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African Americans more religious than others in US, says survey

World News

African Americans are "markedly" more religious than others in the United States, a new study has concluded, with nearly nine in 10 black people surveyed saying they are "absolutely certain that God exists".

The Washington-based Pew Forum on Religion and Public Life concludes that African Americans are "more religious on a variety of measures than the U.S. population as a whole".

The survey was published on the eve of the annual U.S. celebration of February as Black History Month.

The poll conducted in 2007 showed that nearly nine in 10 African Americans surveyed – 87 percent – said they have ties to a formal religious group or tradition, compared to a rate of 83 percent overall for the United States.

Pew found that African Americans are more predominately Protestant (78 percent) than the overall population (51 percent), although African American Protestantism is, like Protestantism in the United States overall, far from homogeneous. It consists of membership in historically black churches (nearly 60 percent), evangelical Protestant churches (15 percent) and so-called "mainline" Protestant churches (4 percent).

Five percent of African Americans identified themselves as Roman Catholic, while only 1 percent said they were Muslim.

About eight out of 10 African Americans, or 79 percent, surveyed told researchers that religion is "very important" in their lives. By contrast, a little more than half of all adults surveyed, or 56 percent, made the same statement.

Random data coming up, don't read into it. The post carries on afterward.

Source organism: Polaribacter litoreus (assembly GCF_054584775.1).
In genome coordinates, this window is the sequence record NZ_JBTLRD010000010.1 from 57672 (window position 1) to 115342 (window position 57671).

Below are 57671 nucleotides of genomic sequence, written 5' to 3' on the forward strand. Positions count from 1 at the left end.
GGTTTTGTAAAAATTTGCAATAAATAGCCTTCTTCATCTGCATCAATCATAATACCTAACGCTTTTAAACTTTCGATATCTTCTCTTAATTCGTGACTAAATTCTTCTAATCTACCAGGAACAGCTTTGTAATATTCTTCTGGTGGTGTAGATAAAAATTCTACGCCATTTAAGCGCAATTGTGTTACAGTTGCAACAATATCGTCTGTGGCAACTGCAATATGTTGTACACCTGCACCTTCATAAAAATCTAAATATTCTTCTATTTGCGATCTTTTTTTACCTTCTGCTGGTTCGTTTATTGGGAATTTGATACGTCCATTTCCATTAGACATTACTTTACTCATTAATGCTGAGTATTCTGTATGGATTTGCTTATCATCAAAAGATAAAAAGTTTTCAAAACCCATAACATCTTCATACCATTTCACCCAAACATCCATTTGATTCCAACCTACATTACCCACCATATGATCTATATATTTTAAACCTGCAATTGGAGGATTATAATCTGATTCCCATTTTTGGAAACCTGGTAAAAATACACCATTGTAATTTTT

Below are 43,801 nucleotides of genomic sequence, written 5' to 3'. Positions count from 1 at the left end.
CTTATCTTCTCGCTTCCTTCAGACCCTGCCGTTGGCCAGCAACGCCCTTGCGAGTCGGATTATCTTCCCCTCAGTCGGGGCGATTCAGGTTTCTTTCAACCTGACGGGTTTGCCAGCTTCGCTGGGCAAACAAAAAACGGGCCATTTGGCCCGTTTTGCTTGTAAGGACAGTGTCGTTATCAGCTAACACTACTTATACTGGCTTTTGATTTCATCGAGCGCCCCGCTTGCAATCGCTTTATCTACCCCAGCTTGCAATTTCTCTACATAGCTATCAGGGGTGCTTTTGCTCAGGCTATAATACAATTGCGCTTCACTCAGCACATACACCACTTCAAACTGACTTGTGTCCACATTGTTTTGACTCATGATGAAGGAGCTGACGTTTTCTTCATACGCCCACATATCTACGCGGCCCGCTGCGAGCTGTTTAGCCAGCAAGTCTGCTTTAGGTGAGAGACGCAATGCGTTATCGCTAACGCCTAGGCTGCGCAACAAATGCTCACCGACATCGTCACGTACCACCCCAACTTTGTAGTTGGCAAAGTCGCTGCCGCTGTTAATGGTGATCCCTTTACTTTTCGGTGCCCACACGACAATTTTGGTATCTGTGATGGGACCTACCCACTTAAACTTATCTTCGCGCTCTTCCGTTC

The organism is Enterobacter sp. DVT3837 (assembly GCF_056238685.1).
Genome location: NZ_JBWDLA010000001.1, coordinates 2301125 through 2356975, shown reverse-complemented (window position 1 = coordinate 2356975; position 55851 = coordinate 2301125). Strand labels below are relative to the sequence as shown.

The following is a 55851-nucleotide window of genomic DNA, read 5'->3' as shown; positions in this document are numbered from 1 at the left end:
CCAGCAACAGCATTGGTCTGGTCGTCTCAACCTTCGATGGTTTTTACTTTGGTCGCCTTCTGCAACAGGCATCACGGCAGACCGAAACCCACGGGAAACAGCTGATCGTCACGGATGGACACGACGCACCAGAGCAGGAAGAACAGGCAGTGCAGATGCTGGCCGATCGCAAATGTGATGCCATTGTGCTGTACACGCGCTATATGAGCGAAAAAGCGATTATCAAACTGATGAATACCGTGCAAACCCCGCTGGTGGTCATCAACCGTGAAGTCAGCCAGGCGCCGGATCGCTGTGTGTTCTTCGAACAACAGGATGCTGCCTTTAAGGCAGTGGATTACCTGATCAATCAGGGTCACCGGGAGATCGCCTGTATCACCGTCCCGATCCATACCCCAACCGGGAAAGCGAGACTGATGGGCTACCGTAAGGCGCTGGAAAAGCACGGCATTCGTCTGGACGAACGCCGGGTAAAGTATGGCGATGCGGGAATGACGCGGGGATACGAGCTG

As one concrete example of religiosity, 76 percent of African American respondents said they pray at least once a day, in contrast to just under six in 10 U.S. adults overall (58 percent).

The Pew survey indicated support among African Americans for religious institutions having a role in society. Nearly six in 10 supported the idea that churches and other houses of worship should have the right to publicly declare their positions on political and social issues.

However, a majority of those surveyed – 58 percent – said religious institutions should not formally endorse candidates for political office.

The Pew survey found that 46 percent of African Americans surveyed felt that homosexuality should be discouraged, a slightly larger percentage than the 40 percent among the public overall who felt that way.

The Pew Study is available at: www.pewforum.org/

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